Paint sprayers

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    Oct 26, 2009 4:35 AM GMT
    I've just finished drywalling my basement and since the ceilings are only 6'8" high, I'm leaving the joists exposed. I'm tempted to just spray the entire basement (joists included) white.

    Are sprayers awkward to operate and is the coverage as decent as a roller?
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    Oct 26, 2009 5:03 AM GMT
    sprayers are easy once you have the technical stuff down, coverage isn't as good as a roller however you can put down more coats significantly faster.

    depending on the paint you will either thin the paint with water or a flow medium or even not at all depending on the sprayer you are using.

    depending on the sprayer you use you will either have a wide but thin spray pattern or a round one and you want to put down multiple coats rather then one thick one which will prevent runs.

    Something to watch out for are flash drying (the paint dries before it hits the wall) or an over wet spray which will promote runs.

    Good thing with spraying through is usually the pain dries significantly faster so it lets you put down more coats incredibly fast, this place I'm in, the entire house was done with 5 coats in about 4 hours by two people, including the two base coats and three top colour coats.
  • MikePhilPerez

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    Oct 26, 2009 1:03 PM GMT
    26mileman saidI've just finished drywalling my basement and since the ceilings are only 6'8" high, I'm leaving the joists exposed. I'm tempted to just spray the entire basement (joists included) white.

    Are sprayers awkward to operate and is the coverage as decent as a roller?


    Have you a photo? My advice is not to spray the joists white. Make a feature of the joists. I would need to see a photo of it first, to see if it is worth it.
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    Oct 26, 2009 3:58 PM GMT
    meh... sprayers are messy and be sure you have a respirator or some kind of mask. all that floating around is very bad.
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    Oct 26, 2009 4:16 PM GMT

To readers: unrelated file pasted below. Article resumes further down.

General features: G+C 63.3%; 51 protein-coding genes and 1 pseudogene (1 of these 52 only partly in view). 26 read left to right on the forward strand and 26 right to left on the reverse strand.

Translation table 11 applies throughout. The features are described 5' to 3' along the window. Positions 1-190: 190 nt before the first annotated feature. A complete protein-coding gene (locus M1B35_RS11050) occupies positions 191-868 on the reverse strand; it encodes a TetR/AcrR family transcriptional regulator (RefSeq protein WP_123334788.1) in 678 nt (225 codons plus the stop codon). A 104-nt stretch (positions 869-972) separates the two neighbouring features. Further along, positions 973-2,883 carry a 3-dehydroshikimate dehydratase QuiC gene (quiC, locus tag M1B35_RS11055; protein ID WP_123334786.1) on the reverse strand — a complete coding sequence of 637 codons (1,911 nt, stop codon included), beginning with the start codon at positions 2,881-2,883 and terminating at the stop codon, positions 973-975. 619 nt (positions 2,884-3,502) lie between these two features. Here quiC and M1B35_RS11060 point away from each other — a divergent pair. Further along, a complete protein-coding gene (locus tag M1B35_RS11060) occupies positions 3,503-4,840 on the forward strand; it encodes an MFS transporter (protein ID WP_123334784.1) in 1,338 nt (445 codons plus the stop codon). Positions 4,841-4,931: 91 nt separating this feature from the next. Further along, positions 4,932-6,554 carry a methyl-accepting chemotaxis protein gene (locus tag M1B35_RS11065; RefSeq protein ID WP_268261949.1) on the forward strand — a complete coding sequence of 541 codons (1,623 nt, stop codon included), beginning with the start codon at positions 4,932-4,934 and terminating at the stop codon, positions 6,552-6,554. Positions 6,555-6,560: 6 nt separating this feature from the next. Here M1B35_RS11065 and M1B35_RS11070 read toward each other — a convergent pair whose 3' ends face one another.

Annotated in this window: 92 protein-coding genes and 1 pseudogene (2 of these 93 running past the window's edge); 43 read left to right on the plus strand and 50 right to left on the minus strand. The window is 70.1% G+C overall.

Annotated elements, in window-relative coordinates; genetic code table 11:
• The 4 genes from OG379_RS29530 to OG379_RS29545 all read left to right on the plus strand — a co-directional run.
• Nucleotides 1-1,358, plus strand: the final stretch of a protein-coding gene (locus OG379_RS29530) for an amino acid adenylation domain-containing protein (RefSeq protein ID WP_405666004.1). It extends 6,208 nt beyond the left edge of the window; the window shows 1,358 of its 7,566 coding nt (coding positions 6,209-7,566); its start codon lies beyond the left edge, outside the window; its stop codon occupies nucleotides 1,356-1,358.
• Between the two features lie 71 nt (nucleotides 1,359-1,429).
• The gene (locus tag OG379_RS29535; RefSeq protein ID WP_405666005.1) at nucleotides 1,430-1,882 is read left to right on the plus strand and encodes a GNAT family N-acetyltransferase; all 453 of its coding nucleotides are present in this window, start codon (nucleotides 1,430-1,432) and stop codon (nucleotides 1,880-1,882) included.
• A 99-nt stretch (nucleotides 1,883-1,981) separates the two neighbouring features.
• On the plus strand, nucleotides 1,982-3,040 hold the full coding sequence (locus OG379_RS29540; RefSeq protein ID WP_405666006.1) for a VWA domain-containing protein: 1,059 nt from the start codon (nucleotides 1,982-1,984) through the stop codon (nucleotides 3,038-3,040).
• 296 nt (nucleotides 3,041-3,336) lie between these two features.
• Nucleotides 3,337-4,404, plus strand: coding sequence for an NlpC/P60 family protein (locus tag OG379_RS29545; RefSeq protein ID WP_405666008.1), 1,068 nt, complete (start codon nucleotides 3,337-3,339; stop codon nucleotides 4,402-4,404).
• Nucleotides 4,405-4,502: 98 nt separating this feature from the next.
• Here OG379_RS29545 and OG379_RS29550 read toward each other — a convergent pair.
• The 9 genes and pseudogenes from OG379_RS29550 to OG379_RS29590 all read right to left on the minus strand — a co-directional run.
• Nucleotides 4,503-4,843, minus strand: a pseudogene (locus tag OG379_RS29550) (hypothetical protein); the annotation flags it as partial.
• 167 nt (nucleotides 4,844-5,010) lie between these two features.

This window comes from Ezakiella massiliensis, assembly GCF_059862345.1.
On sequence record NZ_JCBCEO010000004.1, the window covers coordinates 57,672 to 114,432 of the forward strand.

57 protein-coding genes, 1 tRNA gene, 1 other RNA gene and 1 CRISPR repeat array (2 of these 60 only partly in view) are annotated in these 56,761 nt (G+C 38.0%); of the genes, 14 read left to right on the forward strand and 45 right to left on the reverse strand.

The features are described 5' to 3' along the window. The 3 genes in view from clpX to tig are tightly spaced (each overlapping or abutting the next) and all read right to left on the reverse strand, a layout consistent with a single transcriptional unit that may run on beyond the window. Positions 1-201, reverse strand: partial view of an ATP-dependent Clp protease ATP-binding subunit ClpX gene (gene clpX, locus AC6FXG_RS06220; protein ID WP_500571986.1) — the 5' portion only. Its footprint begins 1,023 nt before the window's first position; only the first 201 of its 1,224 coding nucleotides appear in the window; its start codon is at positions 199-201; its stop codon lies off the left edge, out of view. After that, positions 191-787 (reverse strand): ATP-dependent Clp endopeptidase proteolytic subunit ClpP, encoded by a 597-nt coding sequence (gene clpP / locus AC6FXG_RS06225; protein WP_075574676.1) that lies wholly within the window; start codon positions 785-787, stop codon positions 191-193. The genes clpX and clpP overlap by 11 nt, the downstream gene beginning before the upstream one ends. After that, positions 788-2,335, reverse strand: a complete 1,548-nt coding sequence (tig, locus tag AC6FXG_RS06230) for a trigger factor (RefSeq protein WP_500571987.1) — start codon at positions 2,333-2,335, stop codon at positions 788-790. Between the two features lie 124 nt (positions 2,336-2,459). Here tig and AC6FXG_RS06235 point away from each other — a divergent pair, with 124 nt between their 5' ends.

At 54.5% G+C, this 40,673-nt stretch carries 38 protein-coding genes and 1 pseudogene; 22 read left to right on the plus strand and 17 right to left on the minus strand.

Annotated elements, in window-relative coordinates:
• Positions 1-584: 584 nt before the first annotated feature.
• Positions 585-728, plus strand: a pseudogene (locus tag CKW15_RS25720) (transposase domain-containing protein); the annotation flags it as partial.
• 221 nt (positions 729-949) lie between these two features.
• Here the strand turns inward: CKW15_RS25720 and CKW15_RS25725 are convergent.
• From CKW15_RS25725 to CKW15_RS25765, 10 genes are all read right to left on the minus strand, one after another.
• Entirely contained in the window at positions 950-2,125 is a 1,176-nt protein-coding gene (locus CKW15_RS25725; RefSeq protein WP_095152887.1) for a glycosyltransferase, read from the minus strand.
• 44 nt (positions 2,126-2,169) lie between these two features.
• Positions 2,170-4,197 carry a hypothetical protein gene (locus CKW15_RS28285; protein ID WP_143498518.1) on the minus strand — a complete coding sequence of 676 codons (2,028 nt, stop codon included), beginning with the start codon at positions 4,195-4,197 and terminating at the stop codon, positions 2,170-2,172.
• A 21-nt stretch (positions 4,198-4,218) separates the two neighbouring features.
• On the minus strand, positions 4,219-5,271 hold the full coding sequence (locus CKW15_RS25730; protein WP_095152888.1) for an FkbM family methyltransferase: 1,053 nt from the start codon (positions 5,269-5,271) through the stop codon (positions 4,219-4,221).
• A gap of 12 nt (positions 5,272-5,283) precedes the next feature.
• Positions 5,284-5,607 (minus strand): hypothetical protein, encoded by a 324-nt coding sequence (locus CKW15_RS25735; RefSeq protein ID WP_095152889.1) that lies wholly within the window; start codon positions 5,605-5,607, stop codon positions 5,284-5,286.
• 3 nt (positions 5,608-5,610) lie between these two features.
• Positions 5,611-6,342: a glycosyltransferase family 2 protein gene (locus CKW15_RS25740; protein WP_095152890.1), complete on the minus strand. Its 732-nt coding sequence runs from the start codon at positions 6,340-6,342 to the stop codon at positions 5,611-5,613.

They are fast when they are working but down time (nozzle clogs) with the cheap sprayers counters acts the savings in a small job.
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    Oct 26, 2009 4:22 PM GMT
    lilTanker saiddepending on the paint you will either thin the paint with water or a flow medium or even not at all depending on the sprayer you are using.


    Very important!

    I found this out the hard way on my own.
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    Oct 26, 2009 4:40 PM GMT
    The clean-up is rather tedious and time-consuming. Unless it's a really big job, it's almost always faster to use disposable rollers and pad edgers. About the only time I use my sprayer any more is to get a nice flat coat on sheet metal.

    And I'm not sure that drywall primer/sealer would work very well if watered down for spraying.
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    Oct 28, 2009 9:37 AM GMT
    mindgarden saidAnd I'm not sure that drywall primer/sealer would work very well if watered down for spraying.

    Primer can be used just as effectively in a sprayer as a roller.

    you can get primers that are specifically formulated for spraying equipment, they have less fillers and if you need to thin the primer you use a specific flow control medium.

    Alpha made a good point about the effectiveness of cheap nozzles, if you are hiring the equipment to do the spraying make sure the nozzle is a good quality one AND that the compressor is powerful enough to handle the spray gun.

    Also there are a couple of different types of spray guns on the market, each needs a slightly different technique to be most effective.

    And for clean up, proper masking and using plastic drop sheets over doors, windows, holes will stop the paint entering areas you don't want.
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    Oct 28, 2009 9:43 AM GMT
    They're intended for big jobs. I think you'd be better off doing it the old fashioned way.